A documentary that offers rare insight into the efforts of Julian Assange’s father and the mother of his two children to keep him out of the clutches of the US security apparatus will have its world premiere next month.
Australian director Ben Lawrence (Ghosthunter, Hearts and Bones) was granted unprecedented access to the people closest to the imprisoned Wikileaks founder as he fights US attempts to extradite him from Britain to face espionage charges that carry a maximum 170-year sentence: his father John Shipton, a retired self-taught builder with a six-year-old daughter in Melbourne; and Stella Moris-Smith, the human rights lawyer who began a relationship with Assange while he was holed up in the Ecuadorean embassy and is the mother of his two youngest children.
Julian Assange’s biological father John Shipton stands in front of his poster near the Central Criminal Court Old Bailey in London.Credit:AP
Lawrence’s film Ithaka, which will have its world premiere at the Melbourne International Film Festival in August, includes video-phone calls between Moris-Smith and her fiance from inside London’s Belmarsh Prison, where he has been held since April 2019.
Shipton and Moris-Smitth were not especially willing participants in the film, according to Lawrence, but they put aside their reticence for their shared cause – trying to save Assange. Lawrence said they had seen the film and it felt “authentic”. “But they both felt like they didn’t want to watch it more than once,” he said.
Assange is an absent presence in the film. He has not been photographed since 2019, but the video phone footage, shot between August 2020 and April this year, offers brief glimpses.
At least it will if its director can get clearance to use it. “Because of the ongoing legal hearings everything can be used against them,” Lawrence says. “They’re extremely cautious about what is discussed and how they live their lives.”
Julian Assange and Stella Moris inside the Ecuadorian embassy, in an undated picture supplied by WikiLeaks.Credit:WikiLeaks/PA
Lawrence says the Assange recorded on the phone between August 2020 and May 2021 is “underweight, bearded” and probably experiencing depression. “But he’s surviving,” he says. “He looked better than he did when he was arrested.”
When Assange’s half-brother Gabriel approached the filmmaker last July to see if he’d be interested in working on a documentary, Lawrence assumed he’d be covering the story that began with the release of the material leaked by US Army intelligence analyst Chelsea (then Bradley) Manning in 2010. “But when I got to the UK it all fell by the wayside,” he says. “I just became fascinated by John, this man who at a late stage of his life has embarked upon this odyssey across Europe. Then slowly Stella became more and more involved. The people are what grabbed me when I got there.”
The resemblance between the 76-year-old father and his 50-year-old son is striking, even if Shipton can’t, or won’t, see it.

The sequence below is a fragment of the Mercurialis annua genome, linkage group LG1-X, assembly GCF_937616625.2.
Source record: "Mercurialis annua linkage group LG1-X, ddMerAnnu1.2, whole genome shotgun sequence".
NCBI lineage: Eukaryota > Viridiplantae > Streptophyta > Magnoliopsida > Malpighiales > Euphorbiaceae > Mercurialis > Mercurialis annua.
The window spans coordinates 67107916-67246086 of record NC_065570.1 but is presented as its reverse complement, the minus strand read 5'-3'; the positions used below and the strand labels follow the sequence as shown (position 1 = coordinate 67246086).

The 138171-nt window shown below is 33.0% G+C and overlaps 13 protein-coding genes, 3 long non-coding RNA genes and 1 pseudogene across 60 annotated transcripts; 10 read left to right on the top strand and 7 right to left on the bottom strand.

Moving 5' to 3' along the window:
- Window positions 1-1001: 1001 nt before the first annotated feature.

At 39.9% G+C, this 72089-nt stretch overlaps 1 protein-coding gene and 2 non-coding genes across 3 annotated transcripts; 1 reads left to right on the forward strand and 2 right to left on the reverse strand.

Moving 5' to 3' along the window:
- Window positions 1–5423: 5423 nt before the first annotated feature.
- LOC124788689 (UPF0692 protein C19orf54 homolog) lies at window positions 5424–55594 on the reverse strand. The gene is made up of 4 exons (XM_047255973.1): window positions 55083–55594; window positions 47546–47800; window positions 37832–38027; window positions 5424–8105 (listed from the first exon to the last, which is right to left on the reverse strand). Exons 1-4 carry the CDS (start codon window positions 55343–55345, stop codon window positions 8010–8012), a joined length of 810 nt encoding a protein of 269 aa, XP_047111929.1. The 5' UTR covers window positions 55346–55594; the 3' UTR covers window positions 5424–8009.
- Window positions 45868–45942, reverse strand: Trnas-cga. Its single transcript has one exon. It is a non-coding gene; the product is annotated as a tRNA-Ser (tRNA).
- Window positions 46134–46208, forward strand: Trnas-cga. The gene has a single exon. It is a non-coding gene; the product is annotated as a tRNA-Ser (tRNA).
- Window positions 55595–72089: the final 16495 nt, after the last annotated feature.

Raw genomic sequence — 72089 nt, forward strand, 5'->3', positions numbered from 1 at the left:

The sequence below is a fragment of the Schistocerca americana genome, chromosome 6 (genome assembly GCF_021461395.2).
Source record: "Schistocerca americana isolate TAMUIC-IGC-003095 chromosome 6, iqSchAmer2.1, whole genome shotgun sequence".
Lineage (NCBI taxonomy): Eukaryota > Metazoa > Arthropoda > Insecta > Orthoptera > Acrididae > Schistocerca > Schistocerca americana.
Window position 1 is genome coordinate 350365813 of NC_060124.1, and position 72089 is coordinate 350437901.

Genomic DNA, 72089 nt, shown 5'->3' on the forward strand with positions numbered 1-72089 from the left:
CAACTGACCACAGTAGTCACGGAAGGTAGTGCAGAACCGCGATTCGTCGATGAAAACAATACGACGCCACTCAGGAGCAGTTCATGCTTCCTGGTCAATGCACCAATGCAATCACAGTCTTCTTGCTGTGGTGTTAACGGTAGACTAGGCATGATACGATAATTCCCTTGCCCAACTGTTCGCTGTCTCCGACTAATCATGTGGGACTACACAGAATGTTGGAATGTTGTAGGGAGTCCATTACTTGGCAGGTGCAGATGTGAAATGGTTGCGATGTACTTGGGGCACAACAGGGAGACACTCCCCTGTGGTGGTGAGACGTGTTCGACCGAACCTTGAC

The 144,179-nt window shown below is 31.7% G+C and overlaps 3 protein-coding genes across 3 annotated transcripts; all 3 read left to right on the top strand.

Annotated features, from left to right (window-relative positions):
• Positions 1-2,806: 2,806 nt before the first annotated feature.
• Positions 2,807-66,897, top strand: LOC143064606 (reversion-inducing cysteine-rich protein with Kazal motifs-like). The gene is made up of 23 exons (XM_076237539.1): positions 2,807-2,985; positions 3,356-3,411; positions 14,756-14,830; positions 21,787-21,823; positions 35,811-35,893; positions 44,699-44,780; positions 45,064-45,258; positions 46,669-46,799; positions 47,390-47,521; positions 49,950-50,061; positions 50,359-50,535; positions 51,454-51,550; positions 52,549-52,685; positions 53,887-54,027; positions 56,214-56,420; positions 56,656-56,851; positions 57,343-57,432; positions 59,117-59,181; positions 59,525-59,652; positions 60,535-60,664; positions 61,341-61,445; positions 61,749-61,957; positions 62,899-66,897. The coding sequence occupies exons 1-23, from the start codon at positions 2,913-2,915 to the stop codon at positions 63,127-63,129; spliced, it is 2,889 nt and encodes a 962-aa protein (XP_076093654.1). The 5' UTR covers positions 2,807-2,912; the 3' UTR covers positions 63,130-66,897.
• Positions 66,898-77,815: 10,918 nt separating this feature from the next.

“John says the apple fell from the tree and rolled far away – he denies there are any similarities,” Lawrence says. “But everyone who knows both of them, and Stella in particular, will say how similar they are. The physical similarities are striking, but what people have told me is the way they view the world, the way they describe the world, their interests are very similar.
“That makes it quite a fascinating look at parents and children, what is nurturing and what do we pass on, because John didn’t see Julian from when he was two or three until he was in his 20s.”
Stella Moris with her and Julian Assange’s kids, Max, 18 months, and Gabriel, 3, in London, in September 2020.Credit:Liliana Zaharia
Shipton describes himself in the film as “Aspergic”, and talks about his isolation as a young man, his inability to understand and connect with people. “He’s a very engaging person but also very abrupt, abrasive with the world at times,” Lawrence says. “The way he frames the world is unique.”
By its nature, Ithaka can not offer us much of an insight into the man at its heart. “Where previously Julian had the ear of the world, now John and Stella are left to speak for him,” observes Lawrence.
Rather, it seeks to remind the world of the issues at stake – freedom of information, accountability, the public’s right to know – and the forces squaring off in this fight. An older man and a single mother (and their supporters) on one side, an infuriated US on the other.
“I think a lot of people have disengaged from this story,” Lawrence says. “This is a different door through which to engage with it, a more humanistic view.
“I understand there might be a bit of reluctance through fatigue or because people have made their minds up about Julian, but I think there’s a greater story here: how do we feel about what he’s done, how do we feel about what’s been done to him, and is it proportionate?”
The Melbourne International Film Festival is in cinemas August 5-15 and online August 14-22. Tickets are now on sale for MIFF Members. General public tickets on sale July 16. Full printed program in The Age on Saturday July 17 and online at miff.com.au
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